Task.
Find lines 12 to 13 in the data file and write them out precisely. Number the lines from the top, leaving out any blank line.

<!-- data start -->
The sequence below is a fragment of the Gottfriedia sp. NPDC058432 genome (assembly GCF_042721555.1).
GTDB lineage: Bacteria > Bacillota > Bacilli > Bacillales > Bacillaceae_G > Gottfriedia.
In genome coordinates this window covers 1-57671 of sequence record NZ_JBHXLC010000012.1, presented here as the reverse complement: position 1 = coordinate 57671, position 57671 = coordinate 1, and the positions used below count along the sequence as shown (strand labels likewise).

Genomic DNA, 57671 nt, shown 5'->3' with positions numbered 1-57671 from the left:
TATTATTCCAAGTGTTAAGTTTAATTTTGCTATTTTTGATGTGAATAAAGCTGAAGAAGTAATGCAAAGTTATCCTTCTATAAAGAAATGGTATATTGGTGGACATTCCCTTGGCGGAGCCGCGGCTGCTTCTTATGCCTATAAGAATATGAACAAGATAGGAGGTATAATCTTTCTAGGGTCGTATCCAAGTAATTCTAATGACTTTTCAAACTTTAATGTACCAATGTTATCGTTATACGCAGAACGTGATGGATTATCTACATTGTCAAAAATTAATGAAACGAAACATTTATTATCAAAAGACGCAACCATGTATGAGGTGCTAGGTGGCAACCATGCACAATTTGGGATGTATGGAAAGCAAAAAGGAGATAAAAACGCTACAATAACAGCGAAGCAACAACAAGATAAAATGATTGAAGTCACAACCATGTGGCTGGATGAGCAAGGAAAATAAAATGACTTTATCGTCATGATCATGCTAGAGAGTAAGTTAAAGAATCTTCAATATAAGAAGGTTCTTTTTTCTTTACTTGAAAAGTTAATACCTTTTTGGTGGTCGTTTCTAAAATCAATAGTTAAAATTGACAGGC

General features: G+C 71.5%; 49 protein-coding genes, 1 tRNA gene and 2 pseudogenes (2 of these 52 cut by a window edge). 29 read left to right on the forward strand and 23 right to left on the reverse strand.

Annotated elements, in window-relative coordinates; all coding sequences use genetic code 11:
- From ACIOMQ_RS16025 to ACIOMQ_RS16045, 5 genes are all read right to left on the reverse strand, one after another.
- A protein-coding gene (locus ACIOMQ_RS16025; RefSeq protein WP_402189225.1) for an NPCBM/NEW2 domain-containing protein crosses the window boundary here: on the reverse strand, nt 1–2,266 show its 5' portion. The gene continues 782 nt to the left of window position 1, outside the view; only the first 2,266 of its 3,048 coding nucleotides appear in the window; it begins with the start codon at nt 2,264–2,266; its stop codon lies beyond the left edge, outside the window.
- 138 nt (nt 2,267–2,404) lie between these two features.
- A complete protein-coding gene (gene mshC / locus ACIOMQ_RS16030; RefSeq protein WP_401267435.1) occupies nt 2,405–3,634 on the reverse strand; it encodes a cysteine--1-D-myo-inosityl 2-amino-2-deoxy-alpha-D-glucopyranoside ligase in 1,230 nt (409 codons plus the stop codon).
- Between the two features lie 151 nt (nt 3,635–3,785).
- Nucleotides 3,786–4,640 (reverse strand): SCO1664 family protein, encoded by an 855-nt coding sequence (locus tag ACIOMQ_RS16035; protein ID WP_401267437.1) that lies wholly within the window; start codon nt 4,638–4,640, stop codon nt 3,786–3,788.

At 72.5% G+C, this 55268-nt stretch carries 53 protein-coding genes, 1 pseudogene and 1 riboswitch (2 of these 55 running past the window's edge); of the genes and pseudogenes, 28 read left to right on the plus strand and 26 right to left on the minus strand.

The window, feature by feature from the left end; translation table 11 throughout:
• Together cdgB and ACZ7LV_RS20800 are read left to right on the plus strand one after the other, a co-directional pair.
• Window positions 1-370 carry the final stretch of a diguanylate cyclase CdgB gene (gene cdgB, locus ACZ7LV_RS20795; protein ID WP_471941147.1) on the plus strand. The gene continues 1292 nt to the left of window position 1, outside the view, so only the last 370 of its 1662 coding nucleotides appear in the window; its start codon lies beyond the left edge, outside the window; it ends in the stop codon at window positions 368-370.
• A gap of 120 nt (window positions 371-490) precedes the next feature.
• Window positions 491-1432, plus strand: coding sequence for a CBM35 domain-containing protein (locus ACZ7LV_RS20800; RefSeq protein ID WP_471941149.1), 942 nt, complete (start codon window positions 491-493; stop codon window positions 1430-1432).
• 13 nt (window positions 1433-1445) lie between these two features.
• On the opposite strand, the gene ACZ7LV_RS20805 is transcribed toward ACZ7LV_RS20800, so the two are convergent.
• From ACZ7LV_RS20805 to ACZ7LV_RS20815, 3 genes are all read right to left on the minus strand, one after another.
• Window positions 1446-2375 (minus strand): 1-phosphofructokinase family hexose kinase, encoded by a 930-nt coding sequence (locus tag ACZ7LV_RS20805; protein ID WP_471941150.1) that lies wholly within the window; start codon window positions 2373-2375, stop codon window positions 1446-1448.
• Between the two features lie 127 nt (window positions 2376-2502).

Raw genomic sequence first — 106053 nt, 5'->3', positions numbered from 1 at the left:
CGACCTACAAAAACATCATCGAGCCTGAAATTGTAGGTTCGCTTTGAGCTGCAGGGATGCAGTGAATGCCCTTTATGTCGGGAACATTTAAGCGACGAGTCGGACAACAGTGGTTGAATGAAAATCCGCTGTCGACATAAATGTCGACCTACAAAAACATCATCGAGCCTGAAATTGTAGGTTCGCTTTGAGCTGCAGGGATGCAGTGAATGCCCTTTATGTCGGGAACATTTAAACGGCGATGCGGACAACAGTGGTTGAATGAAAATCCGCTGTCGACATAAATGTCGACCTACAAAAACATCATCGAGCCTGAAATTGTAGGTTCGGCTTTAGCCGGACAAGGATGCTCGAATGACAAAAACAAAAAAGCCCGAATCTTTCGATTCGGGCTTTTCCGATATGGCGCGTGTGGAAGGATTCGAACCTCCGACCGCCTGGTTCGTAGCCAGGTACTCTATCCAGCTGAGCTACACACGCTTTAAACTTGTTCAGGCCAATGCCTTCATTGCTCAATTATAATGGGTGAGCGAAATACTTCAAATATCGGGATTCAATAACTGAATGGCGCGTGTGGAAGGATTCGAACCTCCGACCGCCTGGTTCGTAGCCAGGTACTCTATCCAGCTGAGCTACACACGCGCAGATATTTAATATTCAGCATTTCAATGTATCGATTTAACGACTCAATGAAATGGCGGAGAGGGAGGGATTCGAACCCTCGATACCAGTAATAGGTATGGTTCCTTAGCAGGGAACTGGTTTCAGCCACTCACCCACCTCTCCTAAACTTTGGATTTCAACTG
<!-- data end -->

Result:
- Between the two features lie 151 nt (nt 3,635–3,785).
- Nucleotides 3,786–4,640 (reverse strand): SCO1664 family protein, encoded by an 855-nt coding sequence (locus tag ACIOMQ_RS16035; protein ID WP_401267437.1) that lies wholly within the window; start codon nt 4,638–4,640, stop codon nt 3,786–3,788.